As the light fades our thoughts turn to winter festivities and the last of the boats are slipped for winter storage.
What could be more pleasant than a few days in the ‘Venice of the north’ with a cast iron excuse for the trip being provided by a world-famous boat show.
METSTRADE offers a cornucopia of bits and pieces for the boating industry and of particular interest was the plethora of new electric propulsion manufacturers. I also came across some innovative tech as well as suppliers of more traditional wooden products such as ingenious folding wooden tables, which would be ideal for your boat or your garden.
Unwilling to be housed in some exhibition rabbit hutch, Steve and I chose to stay at the Canal House in the old part of Amsterdam, and it turned out to be a great choice as the neighbourhood was so interesting, with all the sights just a walk away.
Imagine then my surprise, as I wheeled my suitcase along 'Keizersgracht' admiring the houseboats along the way and trying desperately to avoid being mown down by a passing bicycle, when I came across a sign for PureBoats.com. Unfortunately, we didn't have time to enjoy 'the ultimate canal cruise around the hidden gems of Amsterdam, while tucking into a diverse taster platter with Dutch snacks'. If this sounds like an attractive option then please give it a go, when you next hop on Eurostar and head east, and report back to PureBoating HQ, right here in Henley-on-Thames.
If the thought of endless covid testing and the bureaucracy currently involved with travelling (e.g. the rigours of the passenger locator form) puts you off going further than the corner shop, then I can warmly recommend going to a delightful exhibition of Japanese art and photography at the Ashmolean Museum in Oxford.
If you enjoy exhibitions, I must encourage you to put BoatLife Live into your virgin 2022 diary. I shall be holding the fort for Ruban Bleu between the 17th and 20th of February at the NEC in Birmingham.
The emphasis at this show is very clearly on the inland waterways. So if you are an open water ocean waves fan, this may not be the right show for you.
However, I can see from the plans that there will be plenty to discover with a couple of houseboat manufacturers, holiday companies, the inevitable tech, Navionics, and the former Earls Court London Boat Show replica pub!
Just a gentle reminder to commercial operators hoping to be ready on the water for the 2022 rental season - please don’t wait for the February show to place orders for multiple boats.
Call our office in the next fortnight to ensure you are set up with your boats in good time for the start of the season!
Between now and spring next year, our three musketeers Ellie, Andrew and Alex, will be super busy at the boatyard. With Alex on the keys, Ellie in her heated workshop and Andrew manhandling a variety of trailers, gantries and assorted wheeled vehicles, everything is in good hands.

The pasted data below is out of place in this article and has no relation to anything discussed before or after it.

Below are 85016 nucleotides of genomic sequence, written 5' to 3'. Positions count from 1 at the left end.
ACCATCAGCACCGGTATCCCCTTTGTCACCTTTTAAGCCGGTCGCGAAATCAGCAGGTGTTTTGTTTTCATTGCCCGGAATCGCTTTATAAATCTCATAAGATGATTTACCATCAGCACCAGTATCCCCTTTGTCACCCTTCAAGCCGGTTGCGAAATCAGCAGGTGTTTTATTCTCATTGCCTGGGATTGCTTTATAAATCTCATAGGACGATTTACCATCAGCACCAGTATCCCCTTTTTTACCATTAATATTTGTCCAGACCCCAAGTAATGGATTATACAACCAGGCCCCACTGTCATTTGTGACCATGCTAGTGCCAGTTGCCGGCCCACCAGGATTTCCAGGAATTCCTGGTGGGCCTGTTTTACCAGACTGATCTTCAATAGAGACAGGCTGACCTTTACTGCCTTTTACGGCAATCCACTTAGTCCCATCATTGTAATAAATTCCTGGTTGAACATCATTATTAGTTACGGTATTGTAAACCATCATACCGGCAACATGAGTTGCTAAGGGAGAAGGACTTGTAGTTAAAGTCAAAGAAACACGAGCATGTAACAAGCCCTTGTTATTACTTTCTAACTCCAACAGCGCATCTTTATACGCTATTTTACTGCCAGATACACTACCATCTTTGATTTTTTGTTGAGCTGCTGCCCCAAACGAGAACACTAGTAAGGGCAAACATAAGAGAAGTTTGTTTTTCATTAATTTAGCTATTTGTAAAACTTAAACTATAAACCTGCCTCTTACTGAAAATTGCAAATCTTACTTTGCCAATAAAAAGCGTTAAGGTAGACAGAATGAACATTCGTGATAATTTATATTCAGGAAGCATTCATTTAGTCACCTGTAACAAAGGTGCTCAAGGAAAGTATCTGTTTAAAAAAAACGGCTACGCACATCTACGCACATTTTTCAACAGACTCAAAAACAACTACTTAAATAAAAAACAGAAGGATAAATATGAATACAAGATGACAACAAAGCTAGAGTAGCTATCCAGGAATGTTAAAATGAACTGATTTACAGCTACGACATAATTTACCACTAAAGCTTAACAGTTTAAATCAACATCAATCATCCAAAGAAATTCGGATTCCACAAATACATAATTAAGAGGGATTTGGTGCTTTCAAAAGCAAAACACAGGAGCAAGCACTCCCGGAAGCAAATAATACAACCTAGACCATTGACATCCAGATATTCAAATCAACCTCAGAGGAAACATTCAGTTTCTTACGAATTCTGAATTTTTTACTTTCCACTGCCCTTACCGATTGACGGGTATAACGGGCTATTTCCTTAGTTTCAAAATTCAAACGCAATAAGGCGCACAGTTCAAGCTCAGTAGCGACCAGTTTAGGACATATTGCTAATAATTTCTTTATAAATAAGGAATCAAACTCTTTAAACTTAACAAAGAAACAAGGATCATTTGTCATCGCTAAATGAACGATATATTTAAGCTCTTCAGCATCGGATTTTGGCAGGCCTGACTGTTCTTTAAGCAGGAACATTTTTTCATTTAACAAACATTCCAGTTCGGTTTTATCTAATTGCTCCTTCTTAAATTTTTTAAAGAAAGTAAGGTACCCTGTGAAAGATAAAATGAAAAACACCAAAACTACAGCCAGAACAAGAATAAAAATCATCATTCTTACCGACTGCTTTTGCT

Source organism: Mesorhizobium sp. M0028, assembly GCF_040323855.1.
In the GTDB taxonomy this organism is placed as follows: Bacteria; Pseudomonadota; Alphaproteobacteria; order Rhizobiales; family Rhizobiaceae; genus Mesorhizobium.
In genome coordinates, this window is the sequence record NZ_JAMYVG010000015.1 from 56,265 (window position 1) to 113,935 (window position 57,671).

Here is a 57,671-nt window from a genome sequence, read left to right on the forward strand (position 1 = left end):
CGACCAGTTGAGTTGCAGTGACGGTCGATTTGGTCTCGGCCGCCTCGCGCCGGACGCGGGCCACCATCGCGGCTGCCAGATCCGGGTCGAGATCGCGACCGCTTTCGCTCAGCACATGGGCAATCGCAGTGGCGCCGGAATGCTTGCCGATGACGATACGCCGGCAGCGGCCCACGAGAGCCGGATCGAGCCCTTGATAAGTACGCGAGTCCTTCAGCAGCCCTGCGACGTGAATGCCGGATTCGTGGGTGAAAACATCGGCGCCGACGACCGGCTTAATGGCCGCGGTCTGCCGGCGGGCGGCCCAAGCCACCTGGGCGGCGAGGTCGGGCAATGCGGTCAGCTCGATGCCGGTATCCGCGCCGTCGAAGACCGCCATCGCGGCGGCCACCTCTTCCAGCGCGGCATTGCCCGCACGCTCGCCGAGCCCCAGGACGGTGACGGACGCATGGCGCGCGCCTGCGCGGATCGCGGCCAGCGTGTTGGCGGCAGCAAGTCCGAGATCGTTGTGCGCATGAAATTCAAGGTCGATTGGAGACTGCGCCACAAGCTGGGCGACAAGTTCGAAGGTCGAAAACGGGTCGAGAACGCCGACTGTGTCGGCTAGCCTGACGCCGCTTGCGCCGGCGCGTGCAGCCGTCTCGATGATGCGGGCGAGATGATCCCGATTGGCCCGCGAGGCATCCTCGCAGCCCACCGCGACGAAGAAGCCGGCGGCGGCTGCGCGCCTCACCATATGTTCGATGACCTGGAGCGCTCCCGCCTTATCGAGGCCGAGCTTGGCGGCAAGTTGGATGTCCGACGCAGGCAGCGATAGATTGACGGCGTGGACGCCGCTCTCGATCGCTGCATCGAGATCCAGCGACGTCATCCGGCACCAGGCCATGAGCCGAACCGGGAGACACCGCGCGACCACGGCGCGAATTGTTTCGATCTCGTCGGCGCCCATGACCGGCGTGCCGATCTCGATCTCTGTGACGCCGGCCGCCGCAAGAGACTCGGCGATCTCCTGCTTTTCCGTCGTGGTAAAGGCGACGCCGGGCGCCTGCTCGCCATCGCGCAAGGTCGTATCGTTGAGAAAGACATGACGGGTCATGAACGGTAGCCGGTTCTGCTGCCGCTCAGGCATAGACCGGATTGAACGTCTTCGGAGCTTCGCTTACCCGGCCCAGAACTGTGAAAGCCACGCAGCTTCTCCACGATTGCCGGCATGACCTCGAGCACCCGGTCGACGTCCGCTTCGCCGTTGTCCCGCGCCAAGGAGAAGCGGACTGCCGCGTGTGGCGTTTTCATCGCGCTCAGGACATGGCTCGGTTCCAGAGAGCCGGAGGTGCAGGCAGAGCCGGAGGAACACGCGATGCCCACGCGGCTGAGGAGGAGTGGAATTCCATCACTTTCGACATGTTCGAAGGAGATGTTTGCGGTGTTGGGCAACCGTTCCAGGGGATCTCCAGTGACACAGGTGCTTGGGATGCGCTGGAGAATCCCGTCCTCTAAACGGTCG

Obviously I have my uses as a yard hand, and they let me drive boats on occasion, which is a tough job, but someone has got to do it. And … despite rumours to the contrary, Gail is still humming away in the background filling in gaps and lending a hand where and when she can.
The photos featured above show the electric Windermere launch, which is such an elegant handcrafted work of art from the Hawkshead Yard run by Hamish Patterson. He has a new hull awaiting an owner, so if you are interested in owning one of these delightful craft, please give me a call.
Beale Park Boat Store and our Little Stoke annexe are now full to bursting, so if you are at a loss as to how to store your precious vessel, one of our customers has come up with a clever innovation: the floating boat house!
This option is ideal if you want to leave your boat afloat over the winter, and as it is a floating structure, it will simply rise and fall with the river levels. While it might not be as attractive as a wooden or stone boat house, it will protect your boat all year round from the elements for a fraction of the cost.
In terms of boat sales, I have certainly not been idle. Several boats we have on brokerage have changed hands recently.
There are some interesting new listings and quite a few viewings in the diary, which may result in more sales before the end of the year.
One of these is 'Noisy Goose', a Powles cruiser typical of those enjoyed by families on the Broads and other inland waterways in the 1950s and 60s.
She would make a great addition to a hotel wanting an extra room, or a more traditional hire fleet, whilst also offering a 21st-century family a very comfortable cruising holiday home.
I have recently purchased another electric boat for our boat hire company PureBoating, this time a contemporary classic to which I have a profound emotional attachment.
'The Preterist' came into my life in 1987 when I joined The Steam and Electric Launch Company as Sales and Marketing Manager. I teamed up with a talented photographer, and despite shooting on a rather rainy grey day, we got some fantastic moody shots.